Pending San Francisco Minimum Wage Law May Force Technological Upgrades To City’s Restaurants
Alleged Shoplifter Nicknamed ‘El Mustachio The Magician’ Arrested At Santa Cruz Costco
Notorious Ex-Cocaine Kingpin George Jung Out of Prison, Living In San Francisco
Wild Weather: Lightning, Hail Strike Napa, Heavy Rain In North Bay
San Francisco Uber Driver Charged With Attacking Passenger With Hammer
SAN FRANCISCO (KPIX 5) — Technology has often been credited with–or blamed for–allowing companies to use fewer workers in order to save money, and those changes may soon be coming again to more San Francisco restaurants.
The San Francisco Restaurant Association says diners in the city can expect to see fewer staffers in favor of more touch-screen devices to order and pay for food, should voters in November approve a measure to raise the minimum wage to $15 per hour.
The city’s current minimum wage is $10.74. Should the November ballot measure pass, the minimum wage would gradually increase to $15 by 2018.
With San Francisco’s mandatory health care and sick leave laws already biting into restaurant profit margins, restaurateurs say technology such as touch screens and other auto-order systems is one way to help offset the increased cost of business.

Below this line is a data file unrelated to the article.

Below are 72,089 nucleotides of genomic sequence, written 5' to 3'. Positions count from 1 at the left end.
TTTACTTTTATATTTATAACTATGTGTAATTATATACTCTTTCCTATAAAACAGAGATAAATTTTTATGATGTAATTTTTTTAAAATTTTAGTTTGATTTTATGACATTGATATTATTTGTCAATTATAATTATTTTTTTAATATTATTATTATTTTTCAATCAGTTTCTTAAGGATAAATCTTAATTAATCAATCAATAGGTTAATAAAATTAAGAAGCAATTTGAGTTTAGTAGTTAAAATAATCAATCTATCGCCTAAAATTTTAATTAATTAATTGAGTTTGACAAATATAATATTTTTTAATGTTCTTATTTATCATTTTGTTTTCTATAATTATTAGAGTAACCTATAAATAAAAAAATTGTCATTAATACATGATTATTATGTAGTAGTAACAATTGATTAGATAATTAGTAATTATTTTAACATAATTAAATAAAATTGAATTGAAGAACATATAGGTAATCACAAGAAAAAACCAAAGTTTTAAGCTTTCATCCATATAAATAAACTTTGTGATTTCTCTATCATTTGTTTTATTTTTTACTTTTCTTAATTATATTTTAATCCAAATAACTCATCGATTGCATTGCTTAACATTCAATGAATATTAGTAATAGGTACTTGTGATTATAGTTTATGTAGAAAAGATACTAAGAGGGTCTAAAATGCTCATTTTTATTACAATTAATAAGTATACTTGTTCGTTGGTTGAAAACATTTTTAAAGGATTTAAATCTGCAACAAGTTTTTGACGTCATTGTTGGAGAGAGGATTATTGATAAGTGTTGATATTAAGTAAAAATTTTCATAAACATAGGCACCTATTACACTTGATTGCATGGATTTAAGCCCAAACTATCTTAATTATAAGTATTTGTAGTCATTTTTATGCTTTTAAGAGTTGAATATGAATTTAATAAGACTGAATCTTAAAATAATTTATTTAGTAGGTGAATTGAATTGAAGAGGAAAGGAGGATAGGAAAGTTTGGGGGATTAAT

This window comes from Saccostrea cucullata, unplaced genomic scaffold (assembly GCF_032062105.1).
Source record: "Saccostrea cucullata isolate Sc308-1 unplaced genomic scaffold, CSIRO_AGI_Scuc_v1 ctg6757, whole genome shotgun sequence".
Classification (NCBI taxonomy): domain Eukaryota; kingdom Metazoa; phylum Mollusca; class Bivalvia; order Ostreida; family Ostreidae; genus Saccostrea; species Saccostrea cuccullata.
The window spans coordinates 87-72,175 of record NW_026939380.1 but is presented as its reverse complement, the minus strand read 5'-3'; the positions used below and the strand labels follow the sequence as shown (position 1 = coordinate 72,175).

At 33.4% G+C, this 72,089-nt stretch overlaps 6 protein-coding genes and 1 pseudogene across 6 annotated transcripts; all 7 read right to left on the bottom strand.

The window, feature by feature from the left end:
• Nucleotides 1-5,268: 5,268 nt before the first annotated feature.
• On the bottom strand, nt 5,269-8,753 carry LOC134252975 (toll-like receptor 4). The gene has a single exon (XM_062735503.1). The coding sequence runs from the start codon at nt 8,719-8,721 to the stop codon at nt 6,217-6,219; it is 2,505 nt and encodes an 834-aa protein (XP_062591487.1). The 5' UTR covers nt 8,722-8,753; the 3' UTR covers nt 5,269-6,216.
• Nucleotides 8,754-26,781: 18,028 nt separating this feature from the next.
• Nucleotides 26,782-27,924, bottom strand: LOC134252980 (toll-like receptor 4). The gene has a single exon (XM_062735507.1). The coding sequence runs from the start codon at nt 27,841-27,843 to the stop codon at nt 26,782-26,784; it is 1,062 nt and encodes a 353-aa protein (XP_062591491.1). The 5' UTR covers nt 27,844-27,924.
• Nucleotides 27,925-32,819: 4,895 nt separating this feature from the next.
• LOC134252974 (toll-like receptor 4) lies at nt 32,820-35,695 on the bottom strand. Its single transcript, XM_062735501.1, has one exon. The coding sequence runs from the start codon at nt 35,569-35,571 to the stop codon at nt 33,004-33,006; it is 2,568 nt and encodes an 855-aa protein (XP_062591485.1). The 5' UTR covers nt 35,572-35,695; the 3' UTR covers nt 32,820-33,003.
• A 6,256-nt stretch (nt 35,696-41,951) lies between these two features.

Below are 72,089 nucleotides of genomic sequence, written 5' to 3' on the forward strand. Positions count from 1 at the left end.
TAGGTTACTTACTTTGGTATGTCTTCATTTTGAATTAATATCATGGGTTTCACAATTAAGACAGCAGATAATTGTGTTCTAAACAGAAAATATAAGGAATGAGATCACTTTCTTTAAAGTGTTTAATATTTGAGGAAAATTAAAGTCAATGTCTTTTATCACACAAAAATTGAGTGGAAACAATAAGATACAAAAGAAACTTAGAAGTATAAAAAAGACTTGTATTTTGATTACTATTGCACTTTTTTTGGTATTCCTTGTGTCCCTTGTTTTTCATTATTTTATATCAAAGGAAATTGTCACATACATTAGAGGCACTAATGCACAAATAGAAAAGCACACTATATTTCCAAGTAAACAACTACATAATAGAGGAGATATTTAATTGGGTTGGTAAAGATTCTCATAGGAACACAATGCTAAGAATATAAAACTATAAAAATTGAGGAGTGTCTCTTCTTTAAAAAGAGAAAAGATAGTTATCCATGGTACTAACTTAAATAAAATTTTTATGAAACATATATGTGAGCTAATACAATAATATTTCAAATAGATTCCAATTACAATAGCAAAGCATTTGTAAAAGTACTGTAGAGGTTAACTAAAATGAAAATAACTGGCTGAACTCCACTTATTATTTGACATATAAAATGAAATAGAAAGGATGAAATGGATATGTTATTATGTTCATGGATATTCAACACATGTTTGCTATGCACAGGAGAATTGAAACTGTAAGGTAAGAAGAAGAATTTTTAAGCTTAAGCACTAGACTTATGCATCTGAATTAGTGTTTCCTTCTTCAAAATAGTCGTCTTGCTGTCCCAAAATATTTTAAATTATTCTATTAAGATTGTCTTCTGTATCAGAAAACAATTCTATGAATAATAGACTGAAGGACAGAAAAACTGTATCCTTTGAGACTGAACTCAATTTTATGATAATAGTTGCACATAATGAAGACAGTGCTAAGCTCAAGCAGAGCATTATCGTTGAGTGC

“Increasingly technology has allowed more innovation in that space where you can forgo some of the increased labor costs … by basically outsourcing,” said Gwyneth Borden , executive director of the Golden Gate Restaurant Association.
“You save on labor. Right now, we have rising labor costs. The minimum wage obviously will add to that,” said Borden. “In San Francisco, labor costs are north of 40% of overall costs. That’s much higher than the national average which is closer to around 30%.”
Some business owners say they can’t wait any longer to implement technology if they are to stay in business.
Steve Sarver, owner of San Francisco Soup Company, says his business has reached “the tipping point” where trying to cut expenses around the edges just doesn’t work any longer.
Sarver said he must take the more radical step of investing in technology to reduce labor costs. Where many of his stores now have two cashiers, in a couple of years they’ll only have one, with the other employee replaced by an auto-order/auto-checkout computer system.
However, while some restaurants claim the city’s regulations are forcing them to lose business, the booming economy is making it hard for some restaurants to fill their job openings because of the increased competition.